Before joining Wolf Merrick Animal Hospital, I was presented with an unexpected case of a female Bichon that had started seizing several minutes prior to arriving at the hospital. The limited information we were able to obtain was that the female had recently given birth to puppies and was in the process of nursing. A quick blood test confirmed my suspicion - low calcium, known more commonly in lactating cows as “milk fever.” After carefully supplementing the Bichon’s calcium while monitoring her heart rhythm, she was looking right as rain. In follow-up discussion with her owner, I learned that she was still on an adult maintenance diet! This was not the appropriate diet for a female who was nursing puppies. I was reminded of this case while reading a recent veterinary journal article about a survey of just over 2,000 dog breeders. It found nearly 17% of them were using an incorrect commercial diet for their pregnant females and 9% an incorrect commercial diet for their puppies. That doesn’t include those who were feeding unbalanced home-made diets. Of the breeders surveyed, only 50% had consulted with a veterinarian about diet selection.
As a pet owner, when it comes to pet foods and pet treats, the most important group to be familiar with is the Association of Animal Feed Control Officials – a.k.a. AAFCO (petfood.aafco.org). While it is up to each state to enforce rules and regulations for pet food labeling and production, it is the AAFCO’s responsibility to make those rules and set minimum standards. Did you know that there are limitations on what ingredients can be included in pet foods and treats? Despite some marketing campaigns’ attempts to claim that “other dog foods” put unwholesome or unfit ingredients in their diet(s), this is simply untrue as long as the food meets “AAFCO Guidelines” and states such on its nutrition label. Of course, if a pet food or treat does not list “AAFCO tested” or “meets AAFCO guidelines” on its nutrition label, it is probably something you want to avoid.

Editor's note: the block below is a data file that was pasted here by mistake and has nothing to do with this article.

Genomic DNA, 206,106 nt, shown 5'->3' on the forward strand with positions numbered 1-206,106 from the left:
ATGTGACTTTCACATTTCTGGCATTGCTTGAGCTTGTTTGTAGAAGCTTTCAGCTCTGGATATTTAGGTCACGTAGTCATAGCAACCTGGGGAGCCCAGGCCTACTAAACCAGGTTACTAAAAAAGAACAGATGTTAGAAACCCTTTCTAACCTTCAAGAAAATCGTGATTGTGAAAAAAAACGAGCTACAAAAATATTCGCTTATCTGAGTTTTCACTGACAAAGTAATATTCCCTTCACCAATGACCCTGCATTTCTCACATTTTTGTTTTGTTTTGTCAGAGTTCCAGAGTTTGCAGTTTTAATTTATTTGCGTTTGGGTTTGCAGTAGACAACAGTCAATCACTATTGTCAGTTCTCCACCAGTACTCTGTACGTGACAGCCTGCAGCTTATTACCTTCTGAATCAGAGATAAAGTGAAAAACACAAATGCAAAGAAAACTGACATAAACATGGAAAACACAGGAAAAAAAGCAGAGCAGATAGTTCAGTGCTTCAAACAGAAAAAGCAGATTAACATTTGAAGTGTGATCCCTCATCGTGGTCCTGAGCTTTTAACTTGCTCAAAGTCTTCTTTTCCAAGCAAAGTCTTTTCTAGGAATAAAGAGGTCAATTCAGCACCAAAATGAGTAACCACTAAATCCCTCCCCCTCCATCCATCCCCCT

As many pet owners have experienced, your pet has different needs at different stages of his or her life. In general, these stages can be simplified into two groups: maintenance ‘adult’ diets and puppy/pregnancy diets. Growing puppies are putting extra energy and nutrients towards developing bigger muscles, bigger bones…bigger everything! As a result, they require a diet that is proportionally higher in energy content, mineral content and other nutrients. Pregnant and nursing females have nutritional requirements similar to puppies – after all, the nutrients they pass on to those growing puppies need to come from somewhere! Whether you’re intentionally breeding or had an unexpected pregnancy, it is important to keep a pregnant or lactating female on a “gestation,” “puppy” or “all life stages” diet. You can then use the same diet for the puppies when it comes time to wean them! Without an appropriate diet, you may find yourself with growth abnormalities or a female unexpectedly having seizures.
When in doubt, don’t make the mistake that 50% of the surveyed breeders made – consult a veterinarian. If you are aiming to use a non-commercial diet, such as a home-made diet, consult a veterinary nutritionist or a PhD in animal nutrition.
-- A veterinary nutritionist service we often recommend is BalanceIt (balanceit.com), which is based out of the University of California-Davis --